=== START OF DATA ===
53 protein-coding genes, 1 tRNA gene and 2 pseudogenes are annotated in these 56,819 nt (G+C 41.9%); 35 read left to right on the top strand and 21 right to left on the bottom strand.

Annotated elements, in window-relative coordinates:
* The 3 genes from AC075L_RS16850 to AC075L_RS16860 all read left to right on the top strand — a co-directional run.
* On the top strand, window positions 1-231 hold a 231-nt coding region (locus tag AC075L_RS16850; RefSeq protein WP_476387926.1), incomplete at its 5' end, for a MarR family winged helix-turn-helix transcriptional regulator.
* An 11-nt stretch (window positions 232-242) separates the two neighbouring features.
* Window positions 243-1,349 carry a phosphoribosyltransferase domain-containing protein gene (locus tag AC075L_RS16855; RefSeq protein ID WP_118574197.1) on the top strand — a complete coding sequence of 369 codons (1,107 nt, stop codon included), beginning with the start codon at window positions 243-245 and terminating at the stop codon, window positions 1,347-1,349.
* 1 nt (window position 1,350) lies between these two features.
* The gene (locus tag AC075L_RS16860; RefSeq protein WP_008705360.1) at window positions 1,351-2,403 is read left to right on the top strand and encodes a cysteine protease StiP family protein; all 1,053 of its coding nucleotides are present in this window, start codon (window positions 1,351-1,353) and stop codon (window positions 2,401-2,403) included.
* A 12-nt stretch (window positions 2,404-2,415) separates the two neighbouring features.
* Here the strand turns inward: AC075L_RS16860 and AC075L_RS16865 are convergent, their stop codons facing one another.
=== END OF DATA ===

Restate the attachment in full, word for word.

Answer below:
53 protein-coding genes, 1 tRNA gene and 2 pseudogenes are annotated in these 56,819 nt (G+C 41.9%); 35 read left to right on the top strand and 21 right to left on the bottom strand.

Annotated elements, in window-relative coordinates:
* The 3 genes from AC075L_RS16850 to AC075L_RS16860 all read left to right on the top strand — a co-directional run.
* On the top strand, window positions 1-231 hold a 231-nt coding region (locus tag AC075L_RS16850; RefSeq protein WP_476387926.1), incomplete at its 5' end, for a MarR family winged helix-turn-helix transcriptional regulator.
* An 11-nt stretch (window positions 232-242) separates the two neighbouring features.
* Window positions 243-1,349 carry a phosphoribosyltransferase domain-containing protein gene (locus tag AC075L_RS16855; RefSeq protein ID WP_118574197.1) on the top strand — a complete coding sequence of 369 codons (1,107 nt, stop codon included), beginning with the start codon at window positions 243-245 and terminating at the stop codon, window positions 1,347-1,349.
* 1 nt (window position 1,350) lies between these two features.
* The gene (locus tag AC075L_RS16860; RefSeq protein WP_008705360.1) at window positions 1,351-2,403 is read left to right on the top strand and encodes a cysteine protease StiP family protein; all 1,053 of its coding nucleotides are present in this window, start codon (window positions 1,351-1,353) and stop codon (window positions 2,401-2,403) included.
* A 12-nt stretch (window positions 2,404-2,415) separates the two neighbouring features.
* Here the strand turns inward: AC075L_RS16860 and AC075L_RS16865 are convergent, their stop codons facing one another.